Upon GTP hydrolysis, the affinity of Gas for AC is reduced about 10-fold . The most potent factor in signal termination may be the high affinity of GPy for Ga^GDP. GPy binds to the effector-binding surface of Ga but requires a conformation of Switch II that cannot be attained in the GTP-bound state. This nonsignaling state of Ga is stable in the presence of GDP and exhibits high affinity for GPy . Receptor-catalyzed exchange of GDP for GTP also causes full or partial dissociation from GPy. When not bound to Ga, GPy subunits are able to regulate other effectors such as inward-rectifying potassium channels  and phospholipase CP isoforms . Thus, receptor-activation of a G protein heterotrimer releases two regulatory species that can act independently or coordi-nately on downstream effectors. Five closely related GP sub-units have been described, together with 12 isoforms of Gy.
GP subunits are toroidal structures, consisting of seven four-stranded antiparallel P-sheets, each projecting like the
blades of a propeller from the central axis of the molecule (Fig. 6) [45,47]. The seven-fold symmetry is reflected in the amino acid sequence of GP, which is composed of seven so-called WD (or WD40) repeats, represented by the consensus sequence [GHX3-502X0X0X5-60(S/T)(G/A)X3DX4WD], where X is any residue, O denotes a hydrophobic residue, and parentheses enclose alternate possibilities . The sequence repeat is staggered with respect to the structural repeat (one propeller "blade") such that the first P-strand within the WD motif corresponds to the last P strand of the n-Ith blade, and the following three P strands of the WD constitute the first three strands of the nth blade. This construction ensures a lap-joint in which the N- and C-terminal strands of the propeller are hydrogen-bonded to each other. The first of the two Asp residues in the motif is invariant and participates in a hydrogen-bonded network with the His, Ser/Thr, and Trp residues in most of the blades. The first «40 residues of GP, preceding the seven-bladed propeller, are folded into an a helix. The Gy subunit is an extended molecule consisting of three a-helical segments that do not contact each other. Gy subunits are farnesylated (Gyi, Gyh) or geranylgeranylated (all others) at their C termini, thereby tethering them to the plasma membrane and promoting high-affinity interactions between GPy and Ga subunits and with effectors (see references in ). The N-terminal helix of Gy forms a parallel coiled-coil with that of Gy. The second and third helices lie over the surface of the GP torus that is formed by the AB and CD P-strands of each propeller. This surface contains two hydrophobic pockets, located between successive propellers, that accept nonpolar residues from the end of Gy helix 3 and the succeeding loop region [48,49]. The Gy binding surface is highly conserved among the five isoforms of Gp. The limited selectivity between Gp and Gy isoforms seems to involve the interaction of hydrophobic residues in helix 2 of Gy with its binding surface on Gp. Gp5 is the most divergent among the five isoforms of Gp. It has recently been shown to interact most strongly with the G-gamma-like domains (GGLs) present in a variety of proteins, most notably the members of the RGS11 family [50,51].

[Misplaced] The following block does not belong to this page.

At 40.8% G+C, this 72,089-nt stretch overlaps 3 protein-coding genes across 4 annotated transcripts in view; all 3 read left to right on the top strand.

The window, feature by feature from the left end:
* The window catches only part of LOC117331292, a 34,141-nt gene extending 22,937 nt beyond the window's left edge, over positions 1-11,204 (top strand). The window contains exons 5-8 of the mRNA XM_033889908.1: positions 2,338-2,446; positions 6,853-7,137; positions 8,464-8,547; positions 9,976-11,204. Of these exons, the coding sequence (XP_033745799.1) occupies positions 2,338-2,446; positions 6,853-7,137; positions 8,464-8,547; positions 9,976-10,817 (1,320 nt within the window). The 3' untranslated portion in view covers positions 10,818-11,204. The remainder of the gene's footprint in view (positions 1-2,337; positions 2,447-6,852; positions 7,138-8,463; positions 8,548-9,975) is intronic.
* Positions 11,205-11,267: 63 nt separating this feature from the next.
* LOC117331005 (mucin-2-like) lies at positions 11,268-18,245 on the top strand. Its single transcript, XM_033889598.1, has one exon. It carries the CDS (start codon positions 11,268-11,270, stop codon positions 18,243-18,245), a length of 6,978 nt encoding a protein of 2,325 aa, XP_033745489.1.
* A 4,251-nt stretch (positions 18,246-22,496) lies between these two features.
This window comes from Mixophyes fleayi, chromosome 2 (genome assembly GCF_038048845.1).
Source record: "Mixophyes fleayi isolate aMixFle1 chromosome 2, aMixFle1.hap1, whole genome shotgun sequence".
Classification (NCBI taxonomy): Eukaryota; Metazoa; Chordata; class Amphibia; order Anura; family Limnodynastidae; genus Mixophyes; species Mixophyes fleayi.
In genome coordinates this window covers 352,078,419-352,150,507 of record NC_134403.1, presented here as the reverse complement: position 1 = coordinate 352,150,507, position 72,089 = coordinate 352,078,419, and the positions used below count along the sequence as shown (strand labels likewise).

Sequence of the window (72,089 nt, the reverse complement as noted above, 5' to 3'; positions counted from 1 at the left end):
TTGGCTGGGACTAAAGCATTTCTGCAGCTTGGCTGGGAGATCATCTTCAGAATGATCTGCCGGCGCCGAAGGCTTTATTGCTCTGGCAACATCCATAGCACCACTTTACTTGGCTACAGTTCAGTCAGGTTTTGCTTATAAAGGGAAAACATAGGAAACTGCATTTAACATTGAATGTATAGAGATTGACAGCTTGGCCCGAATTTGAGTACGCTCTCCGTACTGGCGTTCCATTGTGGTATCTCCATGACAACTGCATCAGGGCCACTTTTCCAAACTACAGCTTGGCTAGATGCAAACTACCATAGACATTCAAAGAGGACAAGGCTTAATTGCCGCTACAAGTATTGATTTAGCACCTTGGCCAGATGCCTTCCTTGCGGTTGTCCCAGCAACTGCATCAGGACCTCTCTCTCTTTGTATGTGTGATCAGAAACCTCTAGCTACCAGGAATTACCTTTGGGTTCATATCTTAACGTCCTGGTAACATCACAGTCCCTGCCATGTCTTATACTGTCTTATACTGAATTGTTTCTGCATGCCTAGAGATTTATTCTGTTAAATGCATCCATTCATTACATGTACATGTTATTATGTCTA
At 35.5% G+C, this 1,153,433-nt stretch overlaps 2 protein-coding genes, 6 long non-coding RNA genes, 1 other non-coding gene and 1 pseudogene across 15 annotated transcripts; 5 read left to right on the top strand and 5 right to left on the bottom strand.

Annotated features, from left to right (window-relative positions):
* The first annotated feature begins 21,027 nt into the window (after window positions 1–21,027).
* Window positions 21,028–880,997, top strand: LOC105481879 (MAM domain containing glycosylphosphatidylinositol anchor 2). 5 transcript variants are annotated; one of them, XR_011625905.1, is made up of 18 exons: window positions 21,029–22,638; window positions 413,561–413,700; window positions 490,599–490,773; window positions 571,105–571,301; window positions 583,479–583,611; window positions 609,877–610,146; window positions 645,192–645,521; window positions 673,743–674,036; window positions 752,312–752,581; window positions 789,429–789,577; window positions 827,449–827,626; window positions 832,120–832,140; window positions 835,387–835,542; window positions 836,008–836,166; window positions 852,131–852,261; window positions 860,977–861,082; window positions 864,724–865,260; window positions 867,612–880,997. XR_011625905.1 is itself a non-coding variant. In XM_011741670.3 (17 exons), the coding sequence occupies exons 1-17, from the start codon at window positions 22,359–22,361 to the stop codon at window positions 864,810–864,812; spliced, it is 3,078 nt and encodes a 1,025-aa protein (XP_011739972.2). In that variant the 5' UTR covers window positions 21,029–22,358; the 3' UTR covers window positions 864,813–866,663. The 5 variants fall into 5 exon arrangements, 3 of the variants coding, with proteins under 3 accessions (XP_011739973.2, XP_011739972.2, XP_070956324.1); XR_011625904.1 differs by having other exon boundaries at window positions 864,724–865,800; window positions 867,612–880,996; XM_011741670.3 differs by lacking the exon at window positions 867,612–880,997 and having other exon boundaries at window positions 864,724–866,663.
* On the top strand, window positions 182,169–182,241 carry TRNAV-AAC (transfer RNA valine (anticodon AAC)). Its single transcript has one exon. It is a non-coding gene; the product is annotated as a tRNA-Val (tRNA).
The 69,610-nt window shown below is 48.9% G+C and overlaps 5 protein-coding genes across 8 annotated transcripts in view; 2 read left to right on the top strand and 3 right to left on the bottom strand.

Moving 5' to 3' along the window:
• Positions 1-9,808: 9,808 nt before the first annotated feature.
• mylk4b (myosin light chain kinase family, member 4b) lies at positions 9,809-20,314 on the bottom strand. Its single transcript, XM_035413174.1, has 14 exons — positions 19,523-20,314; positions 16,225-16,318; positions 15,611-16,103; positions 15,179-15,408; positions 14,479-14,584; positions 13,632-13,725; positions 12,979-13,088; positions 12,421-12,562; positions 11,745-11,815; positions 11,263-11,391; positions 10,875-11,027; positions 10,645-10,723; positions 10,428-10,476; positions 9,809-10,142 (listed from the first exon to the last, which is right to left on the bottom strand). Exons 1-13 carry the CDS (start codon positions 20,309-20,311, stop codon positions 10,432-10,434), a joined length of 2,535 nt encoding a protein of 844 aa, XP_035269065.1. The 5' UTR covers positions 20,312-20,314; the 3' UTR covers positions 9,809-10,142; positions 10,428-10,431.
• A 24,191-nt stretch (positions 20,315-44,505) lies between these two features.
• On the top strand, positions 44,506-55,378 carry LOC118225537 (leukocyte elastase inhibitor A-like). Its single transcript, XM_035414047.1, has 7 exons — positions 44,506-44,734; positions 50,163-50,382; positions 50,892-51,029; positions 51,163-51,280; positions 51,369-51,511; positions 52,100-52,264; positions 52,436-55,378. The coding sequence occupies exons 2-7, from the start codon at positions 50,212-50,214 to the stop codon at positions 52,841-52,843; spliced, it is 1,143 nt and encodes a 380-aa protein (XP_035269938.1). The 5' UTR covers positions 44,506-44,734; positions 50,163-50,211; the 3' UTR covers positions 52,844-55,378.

Ga binds to the surface of Gp opposite that to which Gy is bound (Fig. 7). Ga interacts with Gp at two distinct and separate surfaces, both of which are required for high-affinity binding. The N-terminal helix of Ga contacts the side of the Gp torus at blade 1. The Ras-like domain of Ga binds Gp at Switch I and Switch II. All of the residues of Gp that contact Ga are conserved among Gp isoforms. Although the Gp-binding residues within the Ras domain of Ga are well conserved, the N-terminal helix of Ga is more variable, and this might confer some degree of conformational specificity to Ga-Gp interactions. The orientation of this helix with respect to Gp1 differs in complexes with Ga;1 and Gat. A series of mutagenesis studies have demonstrated that several effectors of Gpy, including PLCp2, p-adreneric receptor kinase, type II adenylyl cyclase, G-protein-regulated inward rectifying potassium channels (GIRK), and the calcium channel a1B subunit, all contact Gpy at the same molecular surface to which Ga subunits binds .
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